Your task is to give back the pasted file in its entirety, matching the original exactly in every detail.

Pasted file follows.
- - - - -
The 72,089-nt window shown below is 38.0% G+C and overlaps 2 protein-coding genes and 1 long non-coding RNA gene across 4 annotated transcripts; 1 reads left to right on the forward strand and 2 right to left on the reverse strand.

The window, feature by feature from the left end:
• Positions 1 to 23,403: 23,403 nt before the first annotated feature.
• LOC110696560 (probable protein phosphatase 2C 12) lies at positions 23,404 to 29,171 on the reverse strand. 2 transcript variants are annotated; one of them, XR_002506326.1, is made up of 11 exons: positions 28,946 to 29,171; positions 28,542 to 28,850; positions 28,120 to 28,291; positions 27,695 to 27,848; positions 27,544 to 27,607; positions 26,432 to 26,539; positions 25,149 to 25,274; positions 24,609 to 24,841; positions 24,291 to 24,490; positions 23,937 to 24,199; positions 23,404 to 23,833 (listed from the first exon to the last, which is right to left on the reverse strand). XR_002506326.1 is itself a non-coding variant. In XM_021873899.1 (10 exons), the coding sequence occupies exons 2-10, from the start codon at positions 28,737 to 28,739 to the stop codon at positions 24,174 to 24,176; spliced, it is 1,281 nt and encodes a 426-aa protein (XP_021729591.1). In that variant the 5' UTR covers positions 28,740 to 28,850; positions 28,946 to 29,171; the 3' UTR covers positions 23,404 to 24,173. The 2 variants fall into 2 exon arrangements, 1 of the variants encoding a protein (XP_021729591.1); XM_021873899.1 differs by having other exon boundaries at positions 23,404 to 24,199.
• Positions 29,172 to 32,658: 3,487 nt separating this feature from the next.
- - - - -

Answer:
The 72,089-nt window shown below is 38.0% G+C and overlaps 2 protein-coding genes and 1 long non-coding RNA gene across 4 annotated transcripts; 1 reads left to right on the forward strand and 2 right to left on the reverse strand.

The window, feature by feature from the left end:
• Positions 1 to 23,403: 23,403 nt before the first annotated feature.
• LOC110696560 (probable protein phosphatase 2C 12) lies at positions 23,404 to 29,171 on the reverse strand. 2 transcript variants are annotated; one of them, XR_002506326.1, is made up of 11 exons: positions 28,946 to 29,171; positions 28,542 to 28,850; positions 28,120 to 28,291; positions 27,695 to 27,848; positions 27,544 to 27,607; positions 26,432 to 26,539; positions 25,149 to 25,274; positions 24,609 to 24,841; positions 24,291 to 24,490; positions 23,937 to 24,199; positions 23,404 to 23,833 (listed from the first exon to the last, which is right to left on the reverse strand). XR_002506326.1 is itself a non-coding variant. In XM_021873899.1 (10 exons), the coding sequence occupies exons 2-10, from the start codon at positions 28,737 to 28,739 to the stop codon at positions 24,174 to 24,176; spliced, it is 1,281 nt and encodes a 426-aa protein (XP_021729591.1). In that variant the 5' UTR covers positions 28,740 to 28,850; positions 28,946 to 29,171; the 3' UTR covers positions 23,404 to 24,173. The 2 variants fall into 2 exon arrangements, 1 of the variants encoding a protein (XP_021729591.1); XM_021873899.1 differs by having other exon boundaries at positions 23,404 to 24,199.
• Positions 29,172 to 32,658: 3,487 nt separating this feature from the next.